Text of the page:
A Central New York woman has put a huge dent in her student loan debt thanks to a game on her smartphone.
Cecelia Nardslico, a former healthcare worker from the hamlet of Memphis, N.Y., won $50,000 on the crowdfunded trivia game app Givling. She plans to use the prize money to pay off more than half of her “crushing” student loan debt that she’s been paying off for more than a decade.
“This is going to be huge,” she told syracuse.com | The Post-Standard in a phone interview.
And it couldn’t have come at a better time. Nardslico quit her job as an administrator in healthcare in February 2020 and was set to start a new job within the industry on March 16; two weeks later, the offer was rescinded because her position was eliminated due to the Covid-19 pandemic.
Her student loans were not eligible for interest or payment deferment, so she had to maintain payments while unemployed. She was receiving unemployment money, but it wasn’t enough to cover basic living expenses so she had to dip into her 401K and ultimately depleted her entire fund.
“I think one of the things this pandemic has provided me is insight into what is truly important in life. When I found out I had actually won, I cried, I danced, cried some more, danced some more, and had an adult beverage (or a few) to celebrate,” she said. “This $50K has lifted such a weight off my shoulders. With that burden removed, I will be able to snowball payments on the remaining balance of my student loans. My goal is to have that paid off before I retire.”
Nardslico grew up all over the U.S., but has lived just outside of Syracuse for the past 31 years, raising her son A.J. in Liverpool. After a divorce in 2004, she decided to go back to school and got her Bachelor of Science in Business and an MBA from the University of Maryland Global Campus. Like millions of other Americans, she relied on student loans to pay for college, but soon found her payments were going towards interest and not the principal.
In 2015, she found Givling, a crowdfunding trivia game created by Libby Pratt that specializes in helping players tackle student loans and mortgage debt. The app reportedly brings in money through partnerships, contributions and games; players can answer trivia questions, interact with ads and video commercials for points, or buy coins with real money to keep playing. The crowdfunding goes towards daily cash prizes and grand prizes of $50,000 every 7-10 days.
More than $8 million has been giving out by Givling over the past six years, and Nardslico is the latest winner after accumulating enough queue points to get first place.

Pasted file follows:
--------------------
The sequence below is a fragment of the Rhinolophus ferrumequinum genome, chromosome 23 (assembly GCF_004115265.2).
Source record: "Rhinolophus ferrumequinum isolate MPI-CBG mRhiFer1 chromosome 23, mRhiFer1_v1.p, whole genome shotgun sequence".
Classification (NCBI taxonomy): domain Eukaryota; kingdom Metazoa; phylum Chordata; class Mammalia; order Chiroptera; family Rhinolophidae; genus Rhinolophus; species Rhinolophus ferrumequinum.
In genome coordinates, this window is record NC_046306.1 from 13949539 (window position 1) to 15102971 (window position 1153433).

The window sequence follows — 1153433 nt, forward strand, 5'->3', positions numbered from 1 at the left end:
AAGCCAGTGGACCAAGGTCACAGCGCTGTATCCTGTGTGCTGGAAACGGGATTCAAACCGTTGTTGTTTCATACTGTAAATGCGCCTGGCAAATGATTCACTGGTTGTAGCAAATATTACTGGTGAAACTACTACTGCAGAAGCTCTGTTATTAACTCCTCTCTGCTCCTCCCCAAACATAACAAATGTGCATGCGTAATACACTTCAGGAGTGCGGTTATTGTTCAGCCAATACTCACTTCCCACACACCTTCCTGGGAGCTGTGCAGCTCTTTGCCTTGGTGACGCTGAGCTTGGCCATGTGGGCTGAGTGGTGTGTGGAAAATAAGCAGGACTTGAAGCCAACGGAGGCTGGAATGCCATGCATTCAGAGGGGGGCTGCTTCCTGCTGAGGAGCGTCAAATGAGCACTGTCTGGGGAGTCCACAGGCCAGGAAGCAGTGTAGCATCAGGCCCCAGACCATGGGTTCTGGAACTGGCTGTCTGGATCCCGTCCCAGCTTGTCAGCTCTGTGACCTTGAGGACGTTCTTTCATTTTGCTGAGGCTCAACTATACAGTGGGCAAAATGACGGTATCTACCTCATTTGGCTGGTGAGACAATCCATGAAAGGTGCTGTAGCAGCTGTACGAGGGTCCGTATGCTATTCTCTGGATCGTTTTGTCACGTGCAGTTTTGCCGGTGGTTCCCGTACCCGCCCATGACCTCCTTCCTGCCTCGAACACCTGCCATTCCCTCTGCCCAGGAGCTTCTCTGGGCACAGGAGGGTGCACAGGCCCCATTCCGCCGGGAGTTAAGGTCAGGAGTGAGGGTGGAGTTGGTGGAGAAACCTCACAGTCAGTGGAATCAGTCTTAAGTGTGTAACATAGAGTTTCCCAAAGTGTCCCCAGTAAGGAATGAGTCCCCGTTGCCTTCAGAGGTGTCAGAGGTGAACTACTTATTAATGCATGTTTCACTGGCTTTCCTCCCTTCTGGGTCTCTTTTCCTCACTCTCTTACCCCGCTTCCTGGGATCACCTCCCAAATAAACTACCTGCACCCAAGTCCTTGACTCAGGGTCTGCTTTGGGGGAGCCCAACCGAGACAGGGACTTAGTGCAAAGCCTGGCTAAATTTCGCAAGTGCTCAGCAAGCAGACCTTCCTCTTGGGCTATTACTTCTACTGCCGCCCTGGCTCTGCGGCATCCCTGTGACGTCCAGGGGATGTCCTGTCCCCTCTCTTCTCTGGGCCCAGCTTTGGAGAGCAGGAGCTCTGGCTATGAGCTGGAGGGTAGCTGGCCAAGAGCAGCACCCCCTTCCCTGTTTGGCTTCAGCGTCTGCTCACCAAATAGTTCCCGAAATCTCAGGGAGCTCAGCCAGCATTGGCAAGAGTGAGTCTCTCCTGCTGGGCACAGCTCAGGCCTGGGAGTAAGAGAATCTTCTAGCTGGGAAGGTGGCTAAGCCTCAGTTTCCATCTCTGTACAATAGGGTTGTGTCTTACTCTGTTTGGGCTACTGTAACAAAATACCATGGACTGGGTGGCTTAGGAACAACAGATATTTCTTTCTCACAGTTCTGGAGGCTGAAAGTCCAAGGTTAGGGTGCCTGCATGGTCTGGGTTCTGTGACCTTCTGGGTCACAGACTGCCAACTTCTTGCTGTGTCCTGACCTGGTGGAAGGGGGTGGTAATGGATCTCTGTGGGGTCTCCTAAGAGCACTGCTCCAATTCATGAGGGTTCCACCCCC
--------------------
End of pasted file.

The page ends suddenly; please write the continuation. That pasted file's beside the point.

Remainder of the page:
“I’m so grateful for the community” of people who play the game, she said. “It was just so surreal. I kept pinching myself.”
CNBC reports some players have criticized the game as “risky,” as many feel like spending money is the best way to stay competitive for the big prizes. The game had more than 450,000 players in 2019, including some who spent tens of thousands of dollars.
Givling says half of the money awarded is totally free, with no cost to participate. And 90 percent of the money goes towards players’ prizes, while 10% is used to operate the Givling platform, less banking and process charges.
Nardslico estimated she spent “a couple thousand dollars” over six years of playing the game before it paid off big time, but fully believes in its ability to help others. She says she plans to keep playing Givling, knowing someone else will be able to pay off their student loans next.
Nardslico currently lives in Memphis with her wife, surrounded by farm fields and nature, including the occasional bear sighting. She also loves outdoor activities, including fishing, boating, biking, and hiking.
Despite losing her job during the pandemic, she maintained a positive attitude and used the time off to train for sprint triathlons. She lost more than 80 pounds gained from the stress of her former job, competed in two triathlons this past summer, and is now training for a half Ironman in Atlantic City in 2022.
“I played Givling for six years to get to this point. Persistence and patience is key. As others have said before, it’s not a sprint, it’s a marathon,” she said in a statement. “As a triathlete, applying that mindset to playing Givling has been what has kept me motivated. I hope it motivates others, too. I will be here to support and push you forward – and to fund you. Thank you, all, for being a part of this unique and wonderful community and my Givling journey.”